Also try asking any horsey friends you may have, as they may know someone who is selling a horse that is suitable for you. Avoid sales and markets, as you have no idea of the horse's history and even the most experienced horseperson can be caught out. Horse dealers and traders can offer trial facilities, but beware, as not all are reputable. Although they may offer to exchange an unsuitable horse, they will rarely refund you. Try to get several recommendations from satisfied customers before you visit any dealer. Ask lots of questions Once you have identified some horses that sound right for you, ring the seller for more details. Compile a list of questions to ask on the phone so you can determine some more details and be more confident that you aren't going to have a wasted journey. Here are some basic questions but many more can be added depending on your specific requirements.
  1. Ask why the horse is for sale - but beware that you may not always get a truthful answer.
  2. Confirm the horse's age, sex, height and cost - a mistake in the advert could make the horse unsuitable for you.
  3. Has the horse had any serious or ongoing illnesses or injuries?
  4. Does the owner have a passport and are all vaccinations recorded on it and up to date?
  5. Does the horse have any vices, whilst stabled or ridden?
  6. Are tack and rugs included in the price?
  7. Will the horse hack out alone and in traffic?
  8. What is the horse like to catch, load and clip?
  9. Confirm that someone else is prepared to ride the horse before you.
Although you may feel like you are bombarding the seller with questions, the answers could help to prevent wasting your time and theirs with a visit to a horse that is unsuitable for your needs. If you still think the horse sounds right for you after you've asked all your questions, arrange a viewing and make sure your advisor is able to go along with you. Ask for detailed directions as stables are rarely on a map or easily located street. Viewing a horse
When you arrive to see the horse, ask to see it being led in hand at walk and trot, observe whether the horse remains calm when asked to trot. Run your hands over its body, starting with the neck and going down each leg in turn. Observe how the horse reacts to your touch and whether he objects to having his feet picked up, enquire how any lumps or scars have occured. If you are happy with what you have seen so far, ask to see the horse tacked up and ridden. It is perfectly acceptable to ask to see the horse ridden in walk, trot and canter on both reins, jump a small fence and be ridden on a public road. If the seller is not willing to do this, ask why as these are all things you will want to do if you purchase the horse. Once you are happy that the horse is safe and is of the right standard for your riding, ask to ride the horse yourself. Again you should ride the horse in walk, trot and canter on both reins and try a small jump. Your first horse should be well schooled with good manners so check this for yourself by riding several circles and transitions.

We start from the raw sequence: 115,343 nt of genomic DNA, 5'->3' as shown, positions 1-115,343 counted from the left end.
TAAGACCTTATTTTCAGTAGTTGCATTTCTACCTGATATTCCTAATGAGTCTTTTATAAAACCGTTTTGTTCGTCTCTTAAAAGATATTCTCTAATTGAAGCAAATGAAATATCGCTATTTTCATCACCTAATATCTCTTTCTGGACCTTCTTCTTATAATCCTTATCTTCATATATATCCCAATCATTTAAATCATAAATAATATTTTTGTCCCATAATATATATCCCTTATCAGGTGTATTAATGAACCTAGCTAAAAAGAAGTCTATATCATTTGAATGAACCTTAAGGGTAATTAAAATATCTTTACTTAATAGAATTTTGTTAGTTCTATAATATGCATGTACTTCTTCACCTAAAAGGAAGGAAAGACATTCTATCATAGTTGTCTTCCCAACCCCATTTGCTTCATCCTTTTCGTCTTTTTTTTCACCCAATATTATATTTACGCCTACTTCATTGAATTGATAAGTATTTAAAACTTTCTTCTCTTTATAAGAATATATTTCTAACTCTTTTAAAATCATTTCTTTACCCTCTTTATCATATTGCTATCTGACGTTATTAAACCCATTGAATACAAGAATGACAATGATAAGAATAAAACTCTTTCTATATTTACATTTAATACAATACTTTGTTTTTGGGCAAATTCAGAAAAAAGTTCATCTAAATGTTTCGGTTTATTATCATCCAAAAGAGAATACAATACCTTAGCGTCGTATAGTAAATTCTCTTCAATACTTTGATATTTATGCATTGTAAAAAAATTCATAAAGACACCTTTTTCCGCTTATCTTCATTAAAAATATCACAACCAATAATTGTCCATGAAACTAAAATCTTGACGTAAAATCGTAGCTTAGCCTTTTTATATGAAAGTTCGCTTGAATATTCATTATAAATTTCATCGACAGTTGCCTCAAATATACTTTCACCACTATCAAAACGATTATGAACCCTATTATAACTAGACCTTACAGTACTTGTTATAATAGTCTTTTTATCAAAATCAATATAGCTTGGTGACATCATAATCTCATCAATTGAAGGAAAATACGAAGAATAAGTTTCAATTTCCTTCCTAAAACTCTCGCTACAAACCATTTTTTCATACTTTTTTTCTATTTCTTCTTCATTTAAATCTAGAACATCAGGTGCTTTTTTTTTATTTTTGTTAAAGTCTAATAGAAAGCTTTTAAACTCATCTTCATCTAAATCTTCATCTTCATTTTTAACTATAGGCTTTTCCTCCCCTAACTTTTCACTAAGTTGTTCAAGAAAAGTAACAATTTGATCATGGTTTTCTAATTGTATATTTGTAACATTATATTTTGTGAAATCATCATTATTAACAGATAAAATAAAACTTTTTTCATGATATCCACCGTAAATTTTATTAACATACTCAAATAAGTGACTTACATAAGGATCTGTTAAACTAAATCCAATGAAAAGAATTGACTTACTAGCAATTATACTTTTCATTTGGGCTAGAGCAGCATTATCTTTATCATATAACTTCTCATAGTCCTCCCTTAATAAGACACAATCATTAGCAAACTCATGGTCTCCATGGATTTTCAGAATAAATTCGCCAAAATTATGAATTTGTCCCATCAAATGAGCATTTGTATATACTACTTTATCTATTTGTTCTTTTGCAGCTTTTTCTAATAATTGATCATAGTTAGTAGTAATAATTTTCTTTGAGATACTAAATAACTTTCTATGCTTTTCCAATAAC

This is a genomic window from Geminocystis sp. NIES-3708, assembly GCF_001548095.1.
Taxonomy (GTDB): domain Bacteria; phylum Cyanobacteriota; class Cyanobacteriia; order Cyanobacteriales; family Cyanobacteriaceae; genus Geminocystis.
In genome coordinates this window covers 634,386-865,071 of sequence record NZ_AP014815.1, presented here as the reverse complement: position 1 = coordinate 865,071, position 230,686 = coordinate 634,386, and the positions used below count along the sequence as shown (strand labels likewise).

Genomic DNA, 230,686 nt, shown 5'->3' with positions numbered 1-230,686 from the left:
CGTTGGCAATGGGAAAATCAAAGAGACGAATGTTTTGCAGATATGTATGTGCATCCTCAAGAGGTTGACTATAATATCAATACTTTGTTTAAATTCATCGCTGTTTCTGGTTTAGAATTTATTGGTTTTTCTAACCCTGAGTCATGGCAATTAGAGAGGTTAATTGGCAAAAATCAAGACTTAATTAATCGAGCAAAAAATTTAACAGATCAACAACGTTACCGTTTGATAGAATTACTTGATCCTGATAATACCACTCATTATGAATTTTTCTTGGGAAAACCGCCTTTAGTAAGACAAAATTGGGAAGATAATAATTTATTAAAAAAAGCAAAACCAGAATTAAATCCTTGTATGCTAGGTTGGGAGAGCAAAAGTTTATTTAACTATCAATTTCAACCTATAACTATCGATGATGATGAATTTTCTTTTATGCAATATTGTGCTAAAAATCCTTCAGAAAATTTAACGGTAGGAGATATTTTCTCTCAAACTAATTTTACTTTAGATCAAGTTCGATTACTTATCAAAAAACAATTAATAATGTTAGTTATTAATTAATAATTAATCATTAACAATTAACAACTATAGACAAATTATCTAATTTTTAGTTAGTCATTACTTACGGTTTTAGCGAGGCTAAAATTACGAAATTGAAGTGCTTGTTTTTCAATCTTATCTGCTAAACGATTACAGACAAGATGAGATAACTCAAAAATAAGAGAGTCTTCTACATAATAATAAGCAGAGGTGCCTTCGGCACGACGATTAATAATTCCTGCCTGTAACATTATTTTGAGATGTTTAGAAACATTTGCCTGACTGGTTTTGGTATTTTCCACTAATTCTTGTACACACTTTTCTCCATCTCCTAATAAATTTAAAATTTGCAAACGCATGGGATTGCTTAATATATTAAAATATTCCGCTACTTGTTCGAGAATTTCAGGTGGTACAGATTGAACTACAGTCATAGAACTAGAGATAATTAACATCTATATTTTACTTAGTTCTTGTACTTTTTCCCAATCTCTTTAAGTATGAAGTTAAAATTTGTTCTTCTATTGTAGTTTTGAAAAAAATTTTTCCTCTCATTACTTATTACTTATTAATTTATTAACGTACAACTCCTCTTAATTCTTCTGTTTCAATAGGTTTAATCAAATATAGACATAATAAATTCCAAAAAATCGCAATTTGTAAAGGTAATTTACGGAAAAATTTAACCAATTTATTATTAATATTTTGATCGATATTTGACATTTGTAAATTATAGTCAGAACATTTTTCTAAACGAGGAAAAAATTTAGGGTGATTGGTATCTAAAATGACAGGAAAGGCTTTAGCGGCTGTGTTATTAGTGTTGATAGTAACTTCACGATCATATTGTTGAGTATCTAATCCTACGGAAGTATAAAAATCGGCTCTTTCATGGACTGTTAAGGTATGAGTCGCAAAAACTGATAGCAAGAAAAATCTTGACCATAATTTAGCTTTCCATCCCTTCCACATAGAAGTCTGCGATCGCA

Once you feel satisfied you've asked all the necessary questions, thank the owner for their time. If you feel that the horse is not right for you, tell them politely as they will appreciate your honesty. If you think the horse is suitable, don't make a rush decision. Instead, tell the owner you will be in touch and discuss your feelings with your advisor. Buying 'THE ONE' When you are happy that you have found the right horse for you, it is strongly recommended that you ask a vet to carry out a pre-purchase examination. This will check that your potential new horse has no ailments or health concerns. Be sure to tell the vet exactly what you will want to do with your horse, and enquire exactly what the vet does and does not check for so you are confident that the horse chosen will be fit for your chosen discipline. Providing you are happy with the vet's findings, you can now complete the purchase of your first horse. It's advisable to request a receipt from the owner and possibly a contract of sale which includes
  1. The sale date and price paid
  2. Signature and name of the owner and yourself
  3. A brief description of the horse bought along with any Freezemark or Microchip number the horse may have
Make sure that you receive the horse's passport at the time of the sale and that you send it off straight away to amend the ownership details. Allow yourselves time to adjust
Try to arrange for your horse to arrive at his new yard during a quiet period of the day, and allow him to get accustomed to his new stable without an audience of admirers looking over his door. Remember that it may take at least a few weeks for him to feel completely settled in his new surroundings, so spend the time getting to know his character and let him get to know you. Once you have both built up a relationship you can enjoy fun rides together, and maybe join a local riding club. Always try to keep up regular lessons with a qualified Instructor so you can improve your experience and neither you nor your horse develop bad habits. Enjoy your new horse and the adventures that come with it.